A couple of years ago, we discussed the increasing use license-plate-recognition camera technology and the possible privacy, civil liberty and security implications about the surveillance tech used to gather and record information on drivers’ movements. At the time, we noted that license-plate-reader technology (also called automated license plate readers, ALPRs), like other surveillance systems, has the ability to create a profile of an individual using personal, possibly sensitive data. Now, the technology is in even more jurisdictions nationwide, and the privacy questions remain.
Two examples of the proliferation of the license-plate-reader technology are in Rhode Island and Tennessee. In Rhode Island, state legislators are considering HB 5531, “An Act Relating to Motor and Other Vehicles — Electronic Confirmation and Compliance System,” which would create a state-wide license-plate-reader network to identify and fine uninsured drivers. The chief sponsor is Rep. Robert Jacquard (D), who “said he has made a number of changes to address fears of growing state surveillance and concerns the cameras could be used to expand highway tolling,” reports the Providence Journal.
The ACLU of Rhode Island testified (pdf) against the bill, noting “this legislation would nevertheless facilitate the capture and storage of real time location information on every Rhode Islander on the road, with no guidance as to how this information is to be used, at the benefit of a third-party corporation.” ACLU-RI wants the state to “implement clear and specific restrictions on the use of this technology, particularly by law enforcement” and notes such restrictions are included in HB 5989, whose chief sponsor is Rep. John G. Edwards (D).
That bill, “An Act Relating to State Affairs and Government — Surveillance Devices,” seeks to “prohibit surveillance on Rhode Island’s roadways unless specifically authorized by statute or court order,” Edwards said when introducing the bill. He noted that ALPRs “have raised concerns that the information collected may be inaccurate, shared without restrictions, retained longer than necessary, and used or abused in ways that could infringe upon citizens’ privacy.” He also notes that his legislation restricting ALPR use is not the first in the nation. Thirteen “other states that have enacted legislation limiting the use of ALPRs. Six of those states place restrictions on government or law enforcement use. Eight states limit how long data can be retained. Florida, Maine, Maryland and Utah laws specify that ALPR data is confidential and exempt under public records laws.”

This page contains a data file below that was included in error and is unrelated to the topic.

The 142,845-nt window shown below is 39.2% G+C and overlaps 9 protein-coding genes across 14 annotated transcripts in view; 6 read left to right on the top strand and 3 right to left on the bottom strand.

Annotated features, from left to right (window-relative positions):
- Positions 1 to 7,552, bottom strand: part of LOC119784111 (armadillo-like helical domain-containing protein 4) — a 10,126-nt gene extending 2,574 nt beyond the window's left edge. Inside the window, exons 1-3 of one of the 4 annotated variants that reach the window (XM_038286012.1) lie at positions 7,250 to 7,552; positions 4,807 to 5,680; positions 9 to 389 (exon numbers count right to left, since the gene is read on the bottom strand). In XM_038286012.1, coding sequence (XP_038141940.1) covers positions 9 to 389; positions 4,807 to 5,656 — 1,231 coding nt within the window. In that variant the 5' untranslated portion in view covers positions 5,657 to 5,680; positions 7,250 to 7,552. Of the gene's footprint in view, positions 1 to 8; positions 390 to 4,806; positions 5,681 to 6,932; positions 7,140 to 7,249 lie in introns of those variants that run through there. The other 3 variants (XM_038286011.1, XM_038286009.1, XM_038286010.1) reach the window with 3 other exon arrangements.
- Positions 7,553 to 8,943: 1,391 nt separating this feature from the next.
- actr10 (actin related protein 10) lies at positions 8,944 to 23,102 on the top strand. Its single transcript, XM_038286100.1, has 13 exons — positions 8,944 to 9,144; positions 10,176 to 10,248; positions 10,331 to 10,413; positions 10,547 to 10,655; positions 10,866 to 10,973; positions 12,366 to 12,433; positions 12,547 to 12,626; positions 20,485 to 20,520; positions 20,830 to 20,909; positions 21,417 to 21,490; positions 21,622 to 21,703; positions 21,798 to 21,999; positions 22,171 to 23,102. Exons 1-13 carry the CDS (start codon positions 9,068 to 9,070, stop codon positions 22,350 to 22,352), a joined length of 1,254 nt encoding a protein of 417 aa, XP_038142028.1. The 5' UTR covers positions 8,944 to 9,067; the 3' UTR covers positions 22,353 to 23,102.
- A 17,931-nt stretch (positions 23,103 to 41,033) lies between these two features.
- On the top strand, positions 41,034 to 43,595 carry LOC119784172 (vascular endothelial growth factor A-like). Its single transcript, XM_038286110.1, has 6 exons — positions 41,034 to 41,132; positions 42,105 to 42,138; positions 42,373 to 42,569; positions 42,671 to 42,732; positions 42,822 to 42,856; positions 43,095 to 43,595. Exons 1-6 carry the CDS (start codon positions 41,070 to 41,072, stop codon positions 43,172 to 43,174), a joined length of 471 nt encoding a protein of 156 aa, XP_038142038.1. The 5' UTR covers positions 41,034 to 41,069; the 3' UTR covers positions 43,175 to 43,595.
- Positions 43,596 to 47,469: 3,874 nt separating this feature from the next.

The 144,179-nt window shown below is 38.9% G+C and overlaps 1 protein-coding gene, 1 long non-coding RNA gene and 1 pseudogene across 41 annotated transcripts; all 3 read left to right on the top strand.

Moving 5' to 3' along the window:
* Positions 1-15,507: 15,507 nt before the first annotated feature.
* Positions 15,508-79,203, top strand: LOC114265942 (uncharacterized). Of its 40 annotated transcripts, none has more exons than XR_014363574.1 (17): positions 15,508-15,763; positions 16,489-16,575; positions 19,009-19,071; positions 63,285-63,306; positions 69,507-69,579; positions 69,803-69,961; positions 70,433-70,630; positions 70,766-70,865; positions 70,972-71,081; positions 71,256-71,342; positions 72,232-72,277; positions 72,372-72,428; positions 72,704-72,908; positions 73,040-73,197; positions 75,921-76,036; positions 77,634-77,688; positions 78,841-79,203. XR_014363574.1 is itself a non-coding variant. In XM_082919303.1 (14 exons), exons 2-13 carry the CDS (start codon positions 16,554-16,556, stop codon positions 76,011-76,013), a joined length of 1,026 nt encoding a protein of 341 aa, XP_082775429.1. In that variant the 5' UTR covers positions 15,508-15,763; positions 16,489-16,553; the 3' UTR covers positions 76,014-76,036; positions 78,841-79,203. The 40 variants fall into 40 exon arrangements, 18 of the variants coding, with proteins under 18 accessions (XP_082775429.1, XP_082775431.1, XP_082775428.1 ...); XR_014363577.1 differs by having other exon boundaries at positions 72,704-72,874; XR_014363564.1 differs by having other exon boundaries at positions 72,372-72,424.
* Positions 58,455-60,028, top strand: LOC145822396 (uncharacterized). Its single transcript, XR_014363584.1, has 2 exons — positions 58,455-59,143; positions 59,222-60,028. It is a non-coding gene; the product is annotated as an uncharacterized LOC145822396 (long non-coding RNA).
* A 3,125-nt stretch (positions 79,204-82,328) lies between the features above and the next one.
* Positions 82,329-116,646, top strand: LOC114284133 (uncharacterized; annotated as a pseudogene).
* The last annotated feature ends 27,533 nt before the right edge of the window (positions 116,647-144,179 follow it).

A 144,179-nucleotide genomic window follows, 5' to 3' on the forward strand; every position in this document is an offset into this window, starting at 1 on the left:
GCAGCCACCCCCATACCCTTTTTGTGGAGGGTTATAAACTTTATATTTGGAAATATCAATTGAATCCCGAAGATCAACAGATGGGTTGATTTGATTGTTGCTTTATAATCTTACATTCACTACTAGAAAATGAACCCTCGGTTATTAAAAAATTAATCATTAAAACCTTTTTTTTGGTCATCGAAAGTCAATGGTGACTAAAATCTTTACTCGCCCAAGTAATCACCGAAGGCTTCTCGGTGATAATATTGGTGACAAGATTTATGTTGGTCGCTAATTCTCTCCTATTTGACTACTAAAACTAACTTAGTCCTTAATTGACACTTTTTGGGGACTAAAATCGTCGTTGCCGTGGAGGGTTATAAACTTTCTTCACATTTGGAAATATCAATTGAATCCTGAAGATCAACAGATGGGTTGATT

One county in Tennessee, Davidson County, recently banned the use of ALPRs and other surveillance technology, but it is facing resistance in the satellite city of Belle Meade. The Davidson County Metropolitan Council’s ordinance prohibiting the use of certain forms of surveillance technology made clear that privacy concerns were important, stating, “that the misuse of, or overreliance upon, surveillance technology and electronic data gathering poses substantial and significant dangers to the privacy rights of citizens and to the fundamental values, civil rights and civil liberties of citizens, including rights guaranteed by the First, Fourth and Fourteenth Amendments to the United States Constitution.”
However, Belle Meade officials have declined to obey the new ordinance, passed in March. Although Davidson County officials aren’t happy, it appears they cannot force Belle Meade to follow the ordinance if the city restricts the ALPR usage in some ways. “Metro Council Attorney Mike Jameson tells WPLN that it appears Belle Meade can use its camera, as long as it is for police purposes, which are exempt from Metro jurisdiction,” Nashville Public Radio reported. And not only is Belle Meade refusing to take down its one ALPR but “Belle Meade is preparing to buy up to 19 additional LPRs — which could monitor practically all entry points to the city.”
As the use of license-plate-reader camera technology continues to increase throughout the country, questions of privacy and civil liberties remain. For example, what happens to all the data on innocent individuals — data that could reveal highly personal information such as therapy visits? Often, we don’t know what the restrictions are on the collection and use of the data. We need more focus on the impact of the use of such surveillance technologies. Some states have passed laws restricting the use of ALPRs and other surveillance systems because of concerns about privacy and civil liberties, but it needs to be a nationwide concern.